SABOTAGE EXAMPLE:  Transparent Succession Planning is critical in talent retention.  With a communicated succession plan, employees gain a sense of where they are in terms of possible internal promotion, and understand which areas require development prior to advancement.  If one has been created and distributed, and promotions occur outside of the plan, then however elaborate the plan may be, there is no confidence instituted due to perceived or actual cronyism.  How does lack of predictability impact an ambitious Talent culture already poised to move with agility through today’s challenging economy and dynamic changes in technology? How can an organization retain its tracked Talent, if the Talent perceives bias and intentionally misleading communication?  How can an organization keep its attrition cost low from the fall-out of distrust and lack of respect for authority?  How is an organization building on its personal branding if it speaks out of both sides of its metaphorical mouth?  Furthermore, in highly structured organizations, how does the hierarchy make it possible to raise this as an issue?…How balanced is the process?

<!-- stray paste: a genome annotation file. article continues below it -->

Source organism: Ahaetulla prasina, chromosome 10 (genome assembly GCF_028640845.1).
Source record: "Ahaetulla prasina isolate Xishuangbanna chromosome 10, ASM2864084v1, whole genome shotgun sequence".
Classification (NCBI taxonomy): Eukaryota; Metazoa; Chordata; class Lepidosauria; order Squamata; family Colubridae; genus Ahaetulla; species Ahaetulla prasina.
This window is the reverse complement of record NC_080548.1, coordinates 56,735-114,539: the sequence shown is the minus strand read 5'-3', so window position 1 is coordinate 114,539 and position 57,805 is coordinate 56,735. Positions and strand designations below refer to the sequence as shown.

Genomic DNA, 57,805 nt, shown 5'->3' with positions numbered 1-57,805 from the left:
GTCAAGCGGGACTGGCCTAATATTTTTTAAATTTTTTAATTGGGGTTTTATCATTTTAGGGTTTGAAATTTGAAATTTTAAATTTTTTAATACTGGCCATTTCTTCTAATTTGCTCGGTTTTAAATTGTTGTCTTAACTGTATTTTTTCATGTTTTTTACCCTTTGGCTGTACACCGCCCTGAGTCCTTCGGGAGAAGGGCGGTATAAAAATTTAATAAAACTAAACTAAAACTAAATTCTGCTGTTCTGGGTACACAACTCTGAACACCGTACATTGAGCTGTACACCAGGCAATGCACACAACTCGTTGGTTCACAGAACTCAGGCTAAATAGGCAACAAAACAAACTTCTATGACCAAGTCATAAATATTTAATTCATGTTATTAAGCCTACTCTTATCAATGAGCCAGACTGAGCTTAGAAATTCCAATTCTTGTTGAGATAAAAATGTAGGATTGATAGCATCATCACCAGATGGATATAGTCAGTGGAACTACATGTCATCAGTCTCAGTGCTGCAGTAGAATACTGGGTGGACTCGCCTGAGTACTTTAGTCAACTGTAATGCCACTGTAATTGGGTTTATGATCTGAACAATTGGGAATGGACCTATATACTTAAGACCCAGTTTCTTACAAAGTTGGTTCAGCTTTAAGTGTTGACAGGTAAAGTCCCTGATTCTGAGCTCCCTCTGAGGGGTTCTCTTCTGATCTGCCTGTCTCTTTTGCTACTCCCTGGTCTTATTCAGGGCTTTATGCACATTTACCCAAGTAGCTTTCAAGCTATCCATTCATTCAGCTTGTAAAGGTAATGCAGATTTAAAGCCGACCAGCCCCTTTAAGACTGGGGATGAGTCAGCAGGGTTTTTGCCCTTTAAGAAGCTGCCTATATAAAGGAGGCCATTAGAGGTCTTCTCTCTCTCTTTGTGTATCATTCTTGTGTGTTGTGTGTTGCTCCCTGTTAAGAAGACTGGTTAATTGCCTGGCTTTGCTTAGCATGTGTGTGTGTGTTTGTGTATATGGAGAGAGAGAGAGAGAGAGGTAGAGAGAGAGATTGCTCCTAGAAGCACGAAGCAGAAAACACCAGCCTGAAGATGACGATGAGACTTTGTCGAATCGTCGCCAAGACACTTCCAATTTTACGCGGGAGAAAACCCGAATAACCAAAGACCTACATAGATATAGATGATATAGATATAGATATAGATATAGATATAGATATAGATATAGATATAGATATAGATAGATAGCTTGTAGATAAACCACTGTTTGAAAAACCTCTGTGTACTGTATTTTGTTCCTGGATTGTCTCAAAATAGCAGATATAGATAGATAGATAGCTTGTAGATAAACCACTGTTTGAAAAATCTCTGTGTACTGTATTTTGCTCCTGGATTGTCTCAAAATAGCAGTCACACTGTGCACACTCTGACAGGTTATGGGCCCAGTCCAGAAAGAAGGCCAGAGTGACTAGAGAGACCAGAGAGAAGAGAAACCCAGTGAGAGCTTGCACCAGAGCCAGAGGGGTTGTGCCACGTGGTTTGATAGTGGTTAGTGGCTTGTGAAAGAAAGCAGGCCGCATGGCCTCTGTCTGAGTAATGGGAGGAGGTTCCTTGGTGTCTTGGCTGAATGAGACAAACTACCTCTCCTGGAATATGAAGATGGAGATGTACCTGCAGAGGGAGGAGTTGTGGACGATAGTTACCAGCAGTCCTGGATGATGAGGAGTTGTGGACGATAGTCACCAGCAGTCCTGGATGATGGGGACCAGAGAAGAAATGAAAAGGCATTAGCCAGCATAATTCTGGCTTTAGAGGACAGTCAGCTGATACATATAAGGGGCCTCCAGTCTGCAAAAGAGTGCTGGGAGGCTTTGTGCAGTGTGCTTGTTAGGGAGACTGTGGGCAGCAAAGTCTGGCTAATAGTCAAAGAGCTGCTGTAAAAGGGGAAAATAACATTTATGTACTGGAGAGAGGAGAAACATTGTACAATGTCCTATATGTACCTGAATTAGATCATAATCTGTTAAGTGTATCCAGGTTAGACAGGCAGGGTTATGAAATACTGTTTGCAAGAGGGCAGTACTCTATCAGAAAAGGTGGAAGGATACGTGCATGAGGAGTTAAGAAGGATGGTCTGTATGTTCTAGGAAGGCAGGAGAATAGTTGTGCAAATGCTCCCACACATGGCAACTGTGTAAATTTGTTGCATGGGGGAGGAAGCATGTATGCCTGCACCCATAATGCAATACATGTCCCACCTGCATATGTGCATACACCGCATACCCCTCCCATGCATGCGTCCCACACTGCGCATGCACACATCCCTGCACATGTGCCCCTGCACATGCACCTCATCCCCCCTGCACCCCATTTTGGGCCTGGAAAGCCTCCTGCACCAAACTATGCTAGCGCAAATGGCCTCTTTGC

3.  Fairness.  All groups/individuals are treated the same. 

SABOTAGE EXAMPLE:  Professional Development Plans (PDP) are individualized charts created in tandem with supervisors.  When done correctly, the direct report understands the SMART goals and how to execute upon them, resulting in a winning team – much like NFL coach and player.  If the supervisor only assigns a PDP exercise to one direct report and not to the rest of the team, then inequitable treatment is in place.  If it is done with negative intent, then s/he would not advise the direct report nor undertake any aspect of the exercise.  This is also called a “micro-inequity” – when subtle behaviors are targeted towards one or certain individuals.  How does exclusion impact the organization’s overall performance?  More specifically, how empowered would you feel if this happened to you?  What are the policies &/or communication channels in place to activate fairness when unequal standards are applied?